hours that evening marching and practicing drills. It was interesting.
We took several hot showers in the immaculate bathroom. We watched a movie
on TV. We were annoyed about the 660 pesos but other than trying to get
our money’s worth by showering repeatedly, we let it go. Life could
In the morning we set off for Oaxaca. We knew it would be a ten-hour driving
day but at least we knew where we were going
for the night. Three years ago we spent quite a few days in Oaxaca. It
is a lovely colonial city with a stunning zocalo and pedestrian-only streets.
There is a wonderful museum and art gallery, a botanical garden of cacti
and its own world-renowned ruins, Mount Albàn. There are fabulous
markets in surrounding villages. I still have the two rugs and 12-foot
hand-woven tablecloth I bought then. Today’s visit will just be
an overnighter at the RV Park as we are now starting to focus on the final
push north to the border.
Driving from Oaxaca to Puebla today we took the cuota roads. These are
toll roads – smooth
and modern. No little villages with topes to wreck the suspension. When
you want to move it they are the answer. We drove them for about 10 hours
today at a cost of $20.
It’s a pretty drive, jacarandas in bloom on the hillsides, lots
and lots of sheep and goats. Each herd has a shepherd or two, on guard
to keep the animals from getting onto the highway. The cuota roads employ
a lot of men to keep them clean. There are fellows with big machetes whacking
away at the brush. There are sweepers sweeping the gulleys beside the
shoulders. Sometimes they have brooms and sometimes just branches. Labour
must be very cheap here because sometimes we see a hundred men in a single
day of driving.
Puebla is another place we have spent quite a bit of time in the past.
Our objective here is to get our laundry washed, do some shopping and
rest up a bit. The laundry lady here is just steps away from the campground
and she is very good. She does three loads of laundry, wash-dry-fold for
60 pesos. That is less than $6. The only thing I don’t like is that
they use a lot of fabric softener and that makes the clothes smell so
perfumed. Doing my own laundry my own way is one of the luxuries I am
Tomorrow we start the big push for the border!
Tonight found us in Saltillo, last stop before the US border. We are traveling
along the highway to Monterrey. The only RV Park is at the opposite end
of town. We are not fond of this town because it has a reputation for
nasty cops and we got very lost in it on our way down. So rather than
travel through the town we just nip off the highway to a motel so we can
make a quick get- away in the morning.
The first motel we came to was called something like “Gardens Villa”.
It was very nice, lots of trees and pretty shrubs. I asked the price of
a room. The two clerks looked at each other, looked at me and said there
were no vacancies. I looked outside - there were only a few cars in the
parking lot. How could that be? Nope, no vacancies.
Well, you cannot stay where you are obviously not wanted, but I was perplexed.
We drove a little further down the road and came on the Hotel Camino Real.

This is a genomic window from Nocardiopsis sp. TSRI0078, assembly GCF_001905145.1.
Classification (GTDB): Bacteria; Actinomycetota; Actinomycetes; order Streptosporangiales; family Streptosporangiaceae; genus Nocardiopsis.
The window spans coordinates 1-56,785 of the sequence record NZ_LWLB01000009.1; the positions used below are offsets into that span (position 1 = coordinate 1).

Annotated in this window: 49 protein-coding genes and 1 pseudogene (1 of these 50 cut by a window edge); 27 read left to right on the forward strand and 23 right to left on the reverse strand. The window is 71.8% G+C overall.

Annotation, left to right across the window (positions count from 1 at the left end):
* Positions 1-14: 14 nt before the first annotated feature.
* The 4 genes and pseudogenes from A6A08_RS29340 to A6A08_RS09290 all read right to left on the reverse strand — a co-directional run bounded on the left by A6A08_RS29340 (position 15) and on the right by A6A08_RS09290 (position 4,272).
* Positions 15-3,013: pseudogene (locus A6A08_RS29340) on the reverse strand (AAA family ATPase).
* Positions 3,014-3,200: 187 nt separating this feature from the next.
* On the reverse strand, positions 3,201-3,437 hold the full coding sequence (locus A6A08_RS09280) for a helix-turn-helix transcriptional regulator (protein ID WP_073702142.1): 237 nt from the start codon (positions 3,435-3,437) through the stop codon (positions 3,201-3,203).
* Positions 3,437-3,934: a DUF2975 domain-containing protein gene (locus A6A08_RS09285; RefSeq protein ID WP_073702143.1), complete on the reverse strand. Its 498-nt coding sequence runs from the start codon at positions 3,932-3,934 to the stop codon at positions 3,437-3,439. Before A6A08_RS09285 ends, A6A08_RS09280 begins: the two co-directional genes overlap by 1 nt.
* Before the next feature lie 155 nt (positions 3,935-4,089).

They wanted us but the tab for the night was $150. That seemed too steep.
A little further down the road we came on another motel. We drove in again.
When I asked how much for the room, the lady giggled and told me $260
pesos for 3 hours. I did not understand. Why would you rent a room for
3 hours? A young man with some English skills came out to talk to us.
I explained that we did not want the room for 3 hours but for all night.
Well, he said, “You must pay by the hour for however many hours
“The only time I’ve ever heard of those kinds of rates
were for bordellos,” I laughed.
“Si,“ he says.
“This is a bordello?” I ask.
“Si. You would me more comfortable across the street at the
Camino Real, I think.”
So off we go again. But this time we look more closely at the signs. The
rates posted for the motels are all based on 3 hours. I guess that is
what motels in this town are – bordellos.
So we continue on until we see another “hotel”. This one lists
rates for a whole night. We check and yes, this is for the “whole
night.” So we book a room and settle in.
Turns out the room has been so heavily sprayed for bugs that we can hardly
breathe. We use the shower but retreat to the van to eat and sleep. But
the funny thing is that in the room next to ours, which we can see from
the van, men stand around outside talking all night. They come and go
from the room. They drive off. Other men show up and line up outside the
door. We might have paid for the whole night but we were still in a bordello.
With all that coming and going you’d think we didn’t sleep
much and it’s true. I think we were more than a little jazzed about
hitting the border today too. There are many border crossings between
the US and Mexico. Everyone has an opinion about which one is safest/quickest/easiest
to find. Another RVer has persuaded us that Reynosa will be the quickest
to reach and “You cannot go wrong. You just drive down the highway
and the border crossing is right there.”
This sounds good because on previous trips we’ve managed to get
hopelessly lost in these border towns and even though I’ve never
actually heard of an RVer who came to any harm in any of them, they have
the reputation of being dangerous. We would prefer to drive straight up
to the border station and make our exit quickly.
So we get up at first light and take the highway out of the city. We are
just about to hit the big cuota highway when a truckload of local transit